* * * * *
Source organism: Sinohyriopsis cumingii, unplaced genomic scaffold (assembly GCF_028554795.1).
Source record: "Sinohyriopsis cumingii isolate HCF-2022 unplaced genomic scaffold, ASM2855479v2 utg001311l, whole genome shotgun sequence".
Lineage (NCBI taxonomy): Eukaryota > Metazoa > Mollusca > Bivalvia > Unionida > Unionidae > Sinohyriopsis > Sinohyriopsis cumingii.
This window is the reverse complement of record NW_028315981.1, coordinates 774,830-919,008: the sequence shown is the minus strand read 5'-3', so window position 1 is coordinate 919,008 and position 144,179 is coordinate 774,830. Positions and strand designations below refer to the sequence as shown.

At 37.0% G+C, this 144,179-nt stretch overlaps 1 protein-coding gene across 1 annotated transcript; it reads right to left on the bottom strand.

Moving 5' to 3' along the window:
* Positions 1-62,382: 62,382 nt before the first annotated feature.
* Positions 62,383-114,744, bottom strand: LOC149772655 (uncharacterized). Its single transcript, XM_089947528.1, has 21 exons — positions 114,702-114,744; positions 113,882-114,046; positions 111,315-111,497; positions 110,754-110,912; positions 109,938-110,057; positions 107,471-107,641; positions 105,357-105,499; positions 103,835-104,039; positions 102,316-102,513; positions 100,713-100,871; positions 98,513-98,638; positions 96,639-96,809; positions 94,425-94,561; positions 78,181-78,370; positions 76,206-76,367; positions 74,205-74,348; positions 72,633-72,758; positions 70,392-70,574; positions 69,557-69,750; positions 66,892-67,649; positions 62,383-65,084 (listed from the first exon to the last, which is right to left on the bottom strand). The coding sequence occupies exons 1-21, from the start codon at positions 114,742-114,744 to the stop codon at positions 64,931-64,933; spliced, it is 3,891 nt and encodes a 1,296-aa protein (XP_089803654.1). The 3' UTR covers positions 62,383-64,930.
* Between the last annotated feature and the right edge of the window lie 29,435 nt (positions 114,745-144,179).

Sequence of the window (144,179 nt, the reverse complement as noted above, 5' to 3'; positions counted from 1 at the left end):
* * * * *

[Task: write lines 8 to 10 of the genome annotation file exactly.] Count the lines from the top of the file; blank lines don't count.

* Positions 62,383-114,744, bottom strand: LOC149772655 (uncharacterized). Its single transcript, XM_089947528.1, has 21 exons — positions 114,702-114,744; positions 113,882-114,046; positions 111,315-111,497; positions 110,754-110,912; positions 109,938-110,057; positions 107,471-107,641; positions 105,357-105,499; positions 103,835-104,039; positions 102,316-102,513; positions 100,713-100,871; positions 98,513-98,638; positions 96,639-96,809; positions 94,425-94,561; positions 78,181-78,370; positions 76,206-76,367; positions 74,205-74,348; positions 72,633-72,758; positions 70,392-70,574; positions 69,557-69,750; positions 66,892-67,649; positions 62,383-65,084 (listed from the first exon to the last, which is right to left on the bottom strand). The coding sequence occupies exons 1-21, from the start codon at positions 114,742-114,744 to the stop codon at positions 64,931-64,933; spliced, it is 3,891 nt and encodes a 1,296-aa protein (XP_089803654.1). The 3' UTR covers positions 62,383-64,930.
* Between the last annotated feature and the right edge of the window lie 29,435 nt (positions 114,745-144,179).

Sequence of the window (144,179 nt, the reverse complement as noted above, 5' to 3'; positions counted from 1 at the left end):